Peugeot 508 Hybrid running costs
Plug-in hybrid tax breaks mean the 508 Hybrid makes a lot of sense for company-car users; strong warranty offers great peace of mind
|Insurance group||Warranty||Service interval||2020/21 company-car tax cost (20%/40%)|
|31-33||3yrs / unlimited miles||TBC||From £698 / £1,624|
As you'd expect, a large part of the 508 Hybrid's appeal is a reduced cost of ownership compared to its conventionally powered stablemates. While savings on fuel speak for themselves – especially if you can keep the car's battery topped up – in other aspects of ownership, the 508 does well to be competitive with its closest rivals.
Perhaps the most important aspect of a car like this is its suitability for company-car users, and with low CO2 emissions it certainly doesn't disappoint. Private buyers will have to foot up a substantial chunk over the internal-combustion models, however, so it's worth doing your sums first to see if these reduced running costs are worth the extra cash (or higher monthly finance payments).
Peugeot 508 Hybrid insurance group
The Peugeot 508 Hybrid sits in insurance group 31 or 33, depending on trim level, with Allure models proving slightly cheaper to insure presumably due to their relative lack of expensive-to-replace equipment. For context, the Skoda Superb iV starts in group 25, while the BMW 330e starts in group 33.
All Peugeot cars get a two-year/unlimited-mileage warranty as standard, with a third optional year offered for free. This compares favourably with the more conservative mileage limits on some rivals' warranties; Skoda has a 60,000-mile limit on its optional third year, while BMW's warranty is capped at 100,000 miles.
Exact servicing costs for the 508 Hybrid are still to be confirmed, but Peugeot lets owners pay for a plan either up-front or in small monthly instalments. On petrol and diesel models, the cost range from around £14 to £17 per month depending on how many miles or months of coverage you pick; expect the Hybrid to be slightly more than this, but not by much.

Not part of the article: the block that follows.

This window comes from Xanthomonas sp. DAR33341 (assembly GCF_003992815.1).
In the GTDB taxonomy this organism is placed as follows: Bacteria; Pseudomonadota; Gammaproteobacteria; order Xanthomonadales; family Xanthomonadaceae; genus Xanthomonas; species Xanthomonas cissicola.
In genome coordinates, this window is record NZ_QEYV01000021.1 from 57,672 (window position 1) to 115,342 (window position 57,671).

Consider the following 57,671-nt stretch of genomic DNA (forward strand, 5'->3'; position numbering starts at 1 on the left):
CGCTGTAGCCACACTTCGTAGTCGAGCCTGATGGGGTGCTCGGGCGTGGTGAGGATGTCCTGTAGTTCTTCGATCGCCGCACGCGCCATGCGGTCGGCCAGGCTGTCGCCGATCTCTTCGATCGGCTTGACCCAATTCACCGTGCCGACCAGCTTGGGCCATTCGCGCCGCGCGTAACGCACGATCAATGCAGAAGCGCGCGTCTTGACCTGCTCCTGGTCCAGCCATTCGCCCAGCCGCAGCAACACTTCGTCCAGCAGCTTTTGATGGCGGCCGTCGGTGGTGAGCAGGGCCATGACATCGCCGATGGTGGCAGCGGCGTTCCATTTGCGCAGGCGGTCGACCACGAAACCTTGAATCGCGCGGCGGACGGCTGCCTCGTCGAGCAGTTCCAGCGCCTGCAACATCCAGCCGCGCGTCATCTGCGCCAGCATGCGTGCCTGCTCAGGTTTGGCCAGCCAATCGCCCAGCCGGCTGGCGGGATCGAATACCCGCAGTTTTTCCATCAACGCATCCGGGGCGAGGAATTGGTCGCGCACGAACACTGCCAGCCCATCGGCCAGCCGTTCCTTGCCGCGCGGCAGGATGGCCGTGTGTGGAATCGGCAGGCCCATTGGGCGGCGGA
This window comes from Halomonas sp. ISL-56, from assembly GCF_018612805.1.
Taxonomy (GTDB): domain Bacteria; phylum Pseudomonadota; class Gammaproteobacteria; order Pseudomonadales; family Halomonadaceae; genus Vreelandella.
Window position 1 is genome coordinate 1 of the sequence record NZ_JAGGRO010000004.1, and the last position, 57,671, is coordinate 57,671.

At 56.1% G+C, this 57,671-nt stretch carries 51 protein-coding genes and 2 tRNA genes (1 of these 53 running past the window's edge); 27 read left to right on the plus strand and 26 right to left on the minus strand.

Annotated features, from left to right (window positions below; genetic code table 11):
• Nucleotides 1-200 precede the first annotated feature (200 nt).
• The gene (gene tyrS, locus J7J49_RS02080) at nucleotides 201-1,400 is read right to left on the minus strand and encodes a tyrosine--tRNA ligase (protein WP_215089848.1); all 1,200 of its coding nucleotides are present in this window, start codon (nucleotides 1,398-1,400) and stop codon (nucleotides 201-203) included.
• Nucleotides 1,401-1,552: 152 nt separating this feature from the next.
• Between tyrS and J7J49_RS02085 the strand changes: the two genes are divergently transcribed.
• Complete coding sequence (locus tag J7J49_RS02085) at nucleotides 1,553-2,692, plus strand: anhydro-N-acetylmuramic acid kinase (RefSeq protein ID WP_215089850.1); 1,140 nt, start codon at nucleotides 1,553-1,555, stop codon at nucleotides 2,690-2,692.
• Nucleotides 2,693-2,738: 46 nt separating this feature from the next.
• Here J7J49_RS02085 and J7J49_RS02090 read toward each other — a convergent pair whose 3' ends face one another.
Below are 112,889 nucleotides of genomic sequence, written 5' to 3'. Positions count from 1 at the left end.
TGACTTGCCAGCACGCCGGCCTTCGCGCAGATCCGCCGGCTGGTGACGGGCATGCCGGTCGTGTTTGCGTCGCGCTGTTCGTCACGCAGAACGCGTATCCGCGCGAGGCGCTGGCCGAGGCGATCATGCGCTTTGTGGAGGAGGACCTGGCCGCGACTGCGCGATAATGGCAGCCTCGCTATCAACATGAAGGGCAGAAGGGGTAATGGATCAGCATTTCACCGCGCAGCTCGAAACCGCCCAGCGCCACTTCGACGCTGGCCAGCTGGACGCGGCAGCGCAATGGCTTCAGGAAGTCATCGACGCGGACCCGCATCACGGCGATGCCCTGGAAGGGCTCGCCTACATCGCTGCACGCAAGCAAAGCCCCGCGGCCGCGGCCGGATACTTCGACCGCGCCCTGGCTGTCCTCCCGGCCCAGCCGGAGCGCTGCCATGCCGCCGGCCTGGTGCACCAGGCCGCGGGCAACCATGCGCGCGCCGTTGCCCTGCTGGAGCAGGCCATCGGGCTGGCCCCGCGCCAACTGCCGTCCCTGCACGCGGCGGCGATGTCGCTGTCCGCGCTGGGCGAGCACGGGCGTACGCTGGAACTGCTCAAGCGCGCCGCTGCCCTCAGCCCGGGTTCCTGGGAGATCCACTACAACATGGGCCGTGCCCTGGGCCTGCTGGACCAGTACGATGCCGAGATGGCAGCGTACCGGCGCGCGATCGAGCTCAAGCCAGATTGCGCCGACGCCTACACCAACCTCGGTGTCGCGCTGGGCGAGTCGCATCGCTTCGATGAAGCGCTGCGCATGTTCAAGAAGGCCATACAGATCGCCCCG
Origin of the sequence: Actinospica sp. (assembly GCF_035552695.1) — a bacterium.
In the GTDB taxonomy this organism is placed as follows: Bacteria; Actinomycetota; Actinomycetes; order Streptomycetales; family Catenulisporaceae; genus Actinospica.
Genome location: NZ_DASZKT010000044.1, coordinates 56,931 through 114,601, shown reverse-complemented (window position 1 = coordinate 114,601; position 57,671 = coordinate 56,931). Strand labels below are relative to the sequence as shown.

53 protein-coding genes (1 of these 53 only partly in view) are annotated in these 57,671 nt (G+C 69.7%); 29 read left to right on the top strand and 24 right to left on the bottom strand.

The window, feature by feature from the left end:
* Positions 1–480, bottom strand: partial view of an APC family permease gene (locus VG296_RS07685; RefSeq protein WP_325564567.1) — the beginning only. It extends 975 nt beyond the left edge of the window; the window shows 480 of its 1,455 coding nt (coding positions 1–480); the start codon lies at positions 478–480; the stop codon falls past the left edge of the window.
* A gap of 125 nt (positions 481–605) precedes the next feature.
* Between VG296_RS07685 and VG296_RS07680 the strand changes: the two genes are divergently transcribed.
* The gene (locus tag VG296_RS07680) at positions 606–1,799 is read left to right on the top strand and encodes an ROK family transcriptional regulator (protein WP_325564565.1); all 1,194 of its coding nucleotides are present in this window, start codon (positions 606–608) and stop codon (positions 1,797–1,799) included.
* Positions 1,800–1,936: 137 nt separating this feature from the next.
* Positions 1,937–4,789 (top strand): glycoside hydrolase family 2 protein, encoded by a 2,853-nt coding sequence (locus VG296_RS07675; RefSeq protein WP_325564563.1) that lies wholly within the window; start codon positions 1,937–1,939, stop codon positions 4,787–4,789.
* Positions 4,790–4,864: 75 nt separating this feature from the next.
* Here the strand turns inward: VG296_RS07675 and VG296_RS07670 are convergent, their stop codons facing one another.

As with so many plug-in hybrids, the 508 Hybrid appeals to company-car users most. Its Benefit-in-Kind (BiK) rate of just 10% during the 2020/21 financial year equates to £698 for 20% taxpayers, going up to 11 and 12% in 2021/22 and 2022/23 respectively. That makes it look particularly attractive compared with a like-for-like diesel 508 – higher-rate taxpayers will fork out £1,396, while a 2.0-litre diesel in Allure spec sets you back £3,951.
First-year road tax is free thanks to those low CO2 emissions, followed by annual payments of £140. If you manage to spec your 508 to break the £40,000 barrier (GT models start just above this threshold) then you'll have to pay an extra £325 a year on top of this in years two through six of ownership.
In This Review
- 1VerdictPeugeot's 508 plug-in hybrid executive saloon is a good effort; it hits all the right notes, but it does seem a little too expensive
- 2Range, MPG, CO2 & chargingAs with many cars in this class, the 508 Hybrid's fuel economy depends on battery charge; CO2 emissions are low
- 3Running costs - currently readingPlug-in hybrid tax breaks mean the 508 Hybrid makes a lot of sense for company-car users; strong warranty offers great peace of mind
- 4Engines, drive & performanceThe 508 Hybrid isn't quite up to BMW standards of driver involvement, but it's a comfortable and enjoyable car nonetheless
- 5Interior & comfortThe 508 Hybrid's interior is a showstopper and you'll be happy to spend lots of time in it
- 6Practicality & boot spaceStriking styling and a rakish roofline don't dent the 508 Hybrid's practicality too much; nor does the battery
- 7Reliability & safetyAs with all Peugeots, the 508 Hybrid is very safe and should be built to last, but the reliability of its new drivetrain is largely unproven